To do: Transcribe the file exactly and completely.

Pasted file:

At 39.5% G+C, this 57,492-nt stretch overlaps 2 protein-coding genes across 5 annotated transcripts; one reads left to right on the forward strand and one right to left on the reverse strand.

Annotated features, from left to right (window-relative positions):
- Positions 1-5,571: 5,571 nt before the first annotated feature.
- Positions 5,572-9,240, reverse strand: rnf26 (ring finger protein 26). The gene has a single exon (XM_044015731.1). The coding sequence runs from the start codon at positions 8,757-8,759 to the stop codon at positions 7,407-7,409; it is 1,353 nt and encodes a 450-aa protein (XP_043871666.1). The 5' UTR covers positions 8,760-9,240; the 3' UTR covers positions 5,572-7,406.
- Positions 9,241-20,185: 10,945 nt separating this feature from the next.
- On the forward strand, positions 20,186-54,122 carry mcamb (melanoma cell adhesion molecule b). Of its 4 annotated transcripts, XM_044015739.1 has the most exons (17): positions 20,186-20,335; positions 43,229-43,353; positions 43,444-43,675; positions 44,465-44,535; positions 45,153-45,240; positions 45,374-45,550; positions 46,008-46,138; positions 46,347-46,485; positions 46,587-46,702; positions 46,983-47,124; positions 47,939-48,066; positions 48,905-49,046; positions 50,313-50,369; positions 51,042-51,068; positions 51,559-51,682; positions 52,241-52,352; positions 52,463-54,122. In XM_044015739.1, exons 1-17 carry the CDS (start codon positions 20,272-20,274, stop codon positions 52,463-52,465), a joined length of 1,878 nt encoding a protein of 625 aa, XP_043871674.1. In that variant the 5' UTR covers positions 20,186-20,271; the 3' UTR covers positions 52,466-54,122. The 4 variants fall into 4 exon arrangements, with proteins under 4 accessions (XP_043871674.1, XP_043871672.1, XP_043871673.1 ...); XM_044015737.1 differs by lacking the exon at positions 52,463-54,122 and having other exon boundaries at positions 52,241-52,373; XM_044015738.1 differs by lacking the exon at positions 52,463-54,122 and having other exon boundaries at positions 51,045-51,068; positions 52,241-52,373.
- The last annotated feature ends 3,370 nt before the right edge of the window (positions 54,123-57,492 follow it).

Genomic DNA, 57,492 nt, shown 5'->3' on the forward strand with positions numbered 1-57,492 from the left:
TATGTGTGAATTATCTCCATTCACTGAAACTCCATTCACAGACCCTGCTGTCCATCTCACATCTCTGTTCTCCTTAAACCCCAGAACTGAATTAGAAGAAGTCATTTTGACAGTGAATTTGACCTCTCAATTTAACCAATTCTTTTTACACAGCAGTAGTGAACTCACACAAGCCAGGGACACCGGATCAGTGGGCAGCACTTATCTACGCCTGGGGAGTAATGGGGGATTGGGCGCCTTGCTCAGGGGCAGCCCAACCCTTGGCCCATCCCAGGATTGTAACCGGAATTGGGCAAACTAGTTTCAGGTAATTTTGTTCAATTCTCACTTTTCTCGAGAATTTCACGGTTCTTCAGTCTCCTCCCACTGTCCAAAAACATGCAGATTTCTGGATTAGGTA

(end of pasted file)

At 39.5% G+C, this 57,492-nt stretch overlaps 2 protein-coding genes across 5 annotated transcripts; one reads left to right on the forward strand and one right to left on the reverse strand.

Annotated features, from left to right (window-relative positions):
- Positions 1-5,571: 5,571 nt before the first annotated feature.
- Positions 5,572-9,240, reverse strand: rnf26 (ring finger protein 26). The gene has a single exon (XM_044015731.1). The coding sequence runs from the start codon at positions 8,757-8,759 to the stop codon at positions 7,407-7,409; it is 1,353 nt and encodes a 450-aa protein (XP_043871666.1). The 5' UTR covers positions 8,760-9,240; the 3' UTR covers positions 5,572-7,406.
- Positions 9,241-20,185: 10,945 nt separating this feature from the next.
- On the forward strand, positions 20,186-54,122 carry mcamb (melanoma cell adhesion molecule b). Of its 4 annotated transcripts, XM_044015739.1 has the most exons (17): positions 20,186-20,335; positions 43,229-43,353; positions 43,444-43,675; positions 44,465-44,535; positions 45,153-45,240; positions 45,374-45,550; positions 46,008-46,138; positions 46,347-46,485; positions 46,587-46,702; positions 46,983-47,124; positions 47,939-48,066; positions 48,905-49,046; positions 50,313-50,369; positions 51,042-51,068; positions 51,559-51,682; positions 52,241-52,352; positions 52,463-54,122. In XM_044015739.1, exons 1-17 carry the CDS (start codon positions 20,272-20,274, stop codon positions 52,463-52,465), a joined length of 1,878 nt encoding a protein of 625 aa, XP_043871674.1. In that variant the 5' UTR covers positions 20,186-20,271; the 3' UTR covers positions 52,466-54,122. The 4 variants fall into 4 exon arrangements, with proteins under 4 accessions (XP_043871674.1, XP_043871672.1, XP_043871673.1 ...); XM_044015737.1 differs by lacking the exon at positions 52,463-54,122 and having other exon boundaries at positions 52,241-52,373; XM_044015738.1 differs by lacking the exon at positions 52,463-54,122 and having other exon boundaries at positions 51,045-51,068; positions 52,241-52,373.
- The last annotated feature ends 3,370 nt before the right edge of the window (positions 54,123-57,492 follow it).

Genomic DNA, 57,492 nt, shown 5'->3' on the forward strand with positions numbered 1-57,492 from the left:
TATGTGTGAATTATCTCCATTCACTGAAACTCCATTCACAGACCCTGCTGTCCATCTCACATCTCTGTTCTCCTTAAACCCCAGAACTGAATTAGAAGAAGTCATTTTGACAGTGAATTTGACCTCTCAATTTAACCAATTCTTTTTACACAGCAGTAGTGAACTCACACAAGCCAGGGACACCGGATCAGTGGGCAGCACTTATCTACGCCTGGGGAGTAATGGGGGATTGGGCGCCTTGCTCAGGGGCAGCCCAACCCTTGGCCCATCCCAGGATTGTAACCGGAATTGGGCAAACTAGTTTCAGGTAATTTTGTTCAATTCTCACTTTTCTCGAGAATTTCACGGTTCTTCAGTCTCCTCCCACTGTCCAAAAACATGCAGATTTCTGGATTAGGTA